Florida adds more than 6,500 coronavirus cases in a week, with three new Tampa Bay deaths

Tampa Bay accounts for at least 18 of the 144 known deaths so far.
Healthcare workers test residents as dozens of vehicles lined up at a drive-thru COVID-19 testing site at Tampa's Raymond James Stadium on Wednesday, March 25. The state has done more than 76,700 tests.
Healthcare workers test residents as dozens of vehicles lined up at a drive-thru COVID-19 testing site at Tampa's Raymond James Stadium on Wednesday, March 25. The state has done more than 76,700 tests. [ LUIS SANTANA | Times ]
Published April 2, 2020|Updated April 2, 2020

An 85-year-old man has died in Pinellas County, and an 86-year-old woman and 68-year-old woman have died in Hillsborough County as the state counts 144 known deaths related to coronavirus.

Confirmed cases have broken 9,000 statewide, according to the state’s Thursday evening update. Just one week ago, that number was 2,484.

Hospitalizations now number 1,167, with at least 65 in Hillsborough and 58 in Pinellas.

As expected, cases in the Tampa Bay region have continued to climb, owing to a mixture of factors including expanded testing and continual community spread.

Hillsborough County cases now total 404 — the state’s fifth-largest — and Pinellas 273. A week ago, those counts were 151 and 65, respectively.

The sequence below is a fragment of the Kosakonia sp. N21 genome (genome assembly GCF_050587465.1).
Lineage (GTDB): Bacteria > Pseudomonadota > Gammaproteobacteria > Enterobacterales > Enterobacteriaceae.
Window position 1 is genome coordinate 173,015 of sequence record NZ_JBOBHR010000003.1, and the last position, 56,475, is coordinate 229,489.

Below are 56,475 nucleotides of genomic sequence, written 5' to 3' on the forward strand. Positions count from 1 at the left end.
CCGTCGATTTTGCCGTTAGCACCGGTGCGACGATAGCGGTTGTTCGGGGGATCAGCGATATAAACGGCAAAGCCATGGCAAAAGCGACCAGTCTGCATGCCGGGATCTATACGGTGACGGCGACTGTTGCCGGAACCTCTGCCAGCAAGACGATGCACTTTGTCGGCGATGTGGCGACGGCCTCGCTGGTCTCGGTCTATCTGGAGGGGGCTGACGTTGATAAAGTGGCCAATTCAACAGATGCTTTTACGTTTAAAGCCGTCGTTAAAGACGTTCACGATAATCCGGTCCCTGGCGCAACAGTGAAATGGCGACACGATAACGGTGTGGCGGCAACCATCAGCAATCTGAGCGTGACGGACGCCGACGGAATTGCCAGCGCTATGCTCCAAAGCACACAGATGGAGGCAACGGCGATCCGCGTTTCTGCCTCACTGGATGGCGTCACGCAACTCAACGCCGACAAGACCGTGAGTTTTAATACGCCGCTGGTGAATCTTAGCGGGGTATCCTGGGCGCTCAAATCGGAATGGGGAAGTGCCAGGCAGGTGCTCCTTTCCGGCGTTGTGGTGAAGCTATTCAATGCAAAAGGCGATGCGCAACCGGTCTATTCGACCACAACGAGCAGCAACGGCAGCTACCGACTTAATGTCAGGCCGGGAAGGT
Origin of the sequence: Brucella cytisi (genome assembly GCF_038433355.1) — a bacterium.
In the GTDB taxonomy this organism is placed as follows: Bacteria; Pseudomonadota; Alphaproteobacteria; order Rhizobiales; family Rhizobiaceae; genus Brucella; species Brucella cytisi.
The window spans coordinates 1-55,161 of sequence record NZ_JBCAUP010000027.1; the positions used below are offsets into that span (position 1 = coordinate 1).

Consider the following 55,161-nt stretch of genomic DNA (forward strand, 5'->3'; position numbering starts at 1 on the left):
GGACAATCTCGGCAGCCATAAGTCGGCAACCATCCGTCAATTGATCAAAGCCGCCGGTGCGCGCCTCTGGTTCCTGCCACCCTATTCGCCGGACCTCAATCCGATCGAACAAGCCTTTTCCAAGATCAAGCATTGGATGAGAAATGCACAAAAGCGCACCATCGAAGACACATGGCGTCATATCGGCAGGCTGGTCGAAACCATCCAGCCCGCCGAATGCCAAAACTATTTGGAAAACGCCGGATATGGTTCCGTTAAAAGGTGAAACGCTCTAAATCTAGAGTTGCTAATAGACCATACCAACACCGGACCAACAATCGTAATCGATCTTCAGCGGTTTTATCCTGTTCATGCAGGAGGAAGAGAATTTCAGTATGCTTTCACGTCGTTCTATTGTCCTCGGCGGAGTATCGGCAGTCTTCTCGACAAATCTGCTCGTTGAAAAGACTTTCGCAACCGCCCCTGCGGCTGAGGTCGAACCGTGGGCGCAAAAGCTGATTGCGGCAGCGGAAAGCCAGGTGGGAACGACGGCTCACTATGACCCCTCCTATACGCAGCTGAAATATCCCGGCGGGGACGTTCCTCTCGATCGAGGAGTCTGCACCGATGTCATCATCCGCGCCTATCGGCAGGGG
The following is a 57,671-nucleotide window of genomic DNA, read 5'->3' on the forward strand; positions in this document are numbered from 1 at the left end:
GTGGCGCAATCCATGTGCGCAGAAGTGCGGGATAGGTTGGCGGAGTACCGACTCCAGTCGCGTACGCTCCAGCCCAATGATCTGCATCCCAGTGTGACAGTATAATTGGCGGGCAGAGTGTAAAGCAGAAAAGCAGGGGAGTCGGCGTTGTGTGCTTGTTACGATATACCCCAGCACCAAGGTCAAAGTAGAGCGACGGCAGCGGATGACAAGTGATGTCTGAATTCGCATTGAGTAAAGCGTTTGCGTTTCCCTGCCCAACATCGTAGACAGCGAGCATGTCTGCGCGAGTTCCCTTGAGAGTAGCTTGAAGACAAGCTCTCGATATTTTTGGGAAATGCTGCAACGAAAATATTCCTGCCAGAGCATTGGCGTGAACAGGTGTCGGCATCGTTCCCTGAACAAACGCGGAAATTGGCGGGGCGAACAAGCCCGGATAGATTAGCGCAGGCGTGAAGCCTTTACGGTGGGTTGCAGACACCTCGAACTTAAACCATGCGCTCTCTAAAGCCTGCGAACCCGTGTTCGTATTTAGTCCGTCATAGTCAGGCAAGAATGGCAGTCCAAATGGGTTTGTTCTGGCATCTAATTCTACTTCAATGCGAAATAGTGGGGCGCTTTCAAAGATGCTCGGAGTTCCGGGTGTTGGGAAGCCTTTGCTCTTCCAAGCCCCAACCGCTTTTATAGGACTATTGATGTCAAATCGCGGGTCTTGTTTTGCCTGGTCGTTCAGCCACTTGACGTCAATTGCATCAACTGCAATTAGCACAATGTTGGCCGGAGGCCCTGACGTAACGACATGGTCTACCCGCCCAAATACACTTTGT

Five people have died in Hillsborough related to COVID-19, the disease caused by the coronavirus, often marked by severe respiratory illness. Six people have died in Pinellas.

Pasco County has 66 cases, two deaths and 10 people admitted to the hospital. Hernando has 34, no deaths and eight hospitalizations. Citrus has 27 cases, two deaths and eight hospitalizations.

To the south, Manatee County has 89 cases and 21 hospitalizations. Three residents have died.

More than 80,000 tests have been conducted, with about 11 percent returning positive.

That said, tests and confirmed cases so far have generally centered on more severe cases, owing to national guidance that prioritizes vulnerable people already showing symptoms. Many people with milder cases, or without symptoms, have not been able to see if they are carriers of the easily transmitted virus.

Some who believe they had the virus and recovered have not been able to confirm their experience, either. And the state has not yet released data on people who tested positive but got better.

“Health isn’t publishing those statistics," Gov. Ron DeSantis said Thursday. "It’s something I’ve asked about.”

Data show that the disease strikes fairly evenly among people in their mid 20s and well into their 70s. In Hillsborough, positives have come back for people as old as 93, and as young as an infant under 1.

But the elderly fare worse. Those hospitalized mostly have been in their 60s or older, and 85 percent of the deceased are those over 65 years old.

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The mounting cases come as Florida readies to enter a statewide lockdown, after pressure on DeSantis led him to change course toward a more restrictive approach.

At first, he favored a community-based approach, moving to curtail non-essential business in the South Florida hotspot. In Miami-Dade County, at least 2,886 cases have been confirmed. Broward and Palm Beach have confirmed 1,481 and 737, respectively.

Between the three counties, 64 people have died.

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